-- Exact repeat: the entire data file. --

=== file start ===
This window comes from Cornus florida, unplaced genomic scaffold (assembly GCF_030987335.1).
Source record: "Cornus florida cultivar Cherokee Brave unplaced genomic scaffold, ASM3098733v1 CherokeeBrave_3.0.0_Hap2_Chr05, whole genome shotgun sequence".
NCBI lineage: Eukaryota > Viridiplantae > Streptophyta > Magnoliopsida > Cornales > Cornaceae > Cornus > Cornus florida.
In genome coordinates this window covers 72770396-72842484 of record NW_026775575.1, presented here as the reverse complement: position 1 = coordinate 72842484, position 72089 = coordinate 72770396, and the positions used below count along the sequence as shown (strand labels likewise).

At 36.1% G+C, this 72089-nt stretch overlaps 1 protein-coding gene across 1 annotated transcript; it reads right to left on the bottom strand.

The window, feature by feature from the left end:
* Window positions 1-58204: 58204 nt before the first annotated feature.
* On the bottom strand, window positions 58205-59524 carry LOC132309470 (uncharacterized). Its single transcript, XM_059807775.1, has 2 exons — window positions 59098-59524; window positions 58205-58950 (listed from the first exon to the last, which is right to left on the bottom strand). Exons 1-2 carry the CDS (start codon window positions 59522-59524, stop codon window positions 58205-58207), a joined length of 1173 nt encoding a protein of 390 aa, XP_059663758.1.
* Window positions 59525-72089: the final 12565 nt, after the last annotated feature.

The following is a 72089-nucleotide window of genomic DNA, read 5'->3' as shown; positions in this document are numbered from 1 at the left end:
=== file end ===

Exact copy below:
This window comes from Cornus florida, unplaced genomic scaffold (assembly GCF_030987335.1).
Source record: "Cornus florida cultivar Cherokee Brave unplaced genomic scaffold, ASM3098733v1 CherokeeBrave_3.0.0_Hap2_Chr05, whole genome shotgun sequence".
NCBI lineage: Eukaryota > Viridiplantae > Streptophyta > Magnoliopsida > Cornales > Cornaceae > Cornus > Cornus florida.
In genome coordinates this window covers 72770396-72842484 of record NW_026775575.1, presented here as the reverse complement: position 1 = coordinate 72842484, position 72089 = coordinate 72770396, and the positions used below count along the sequence as shown (strand labels likewise).

At 36.1% G+C, this 72089-nt stretch overlaps 1 protein-coding gene across 1 annotated transcript; it reads right to left on the bottom strand.

The window, feature by feature from the left end:
* Window positions 1-58204: 58204 nt before the first annotated feature.
* On the bottom strand, window positions 58205-59524 carry LOC132309470 (uncharacterized). Its single transcript, XM_059807775.1, has 2 exons — window positions 59098-59524; window positions 58205-58950 (listed from the first exon to the last, which is right to left on the bottom strand). Exons 1-2 carry the CDS (start codon window positions 59522-59524, stop codon window positions 58205-58207), a joined length of 1173 nt encoding a protein of 390 aa, XP_059663758.1.
* Window positions 59525-72089: the final 12565 nt, after the last annotated feature.

The following is a 72089-nucleotide window of genomic DNA, read 5'->3' as shown; positions in this document are numbered from 1 at the left end: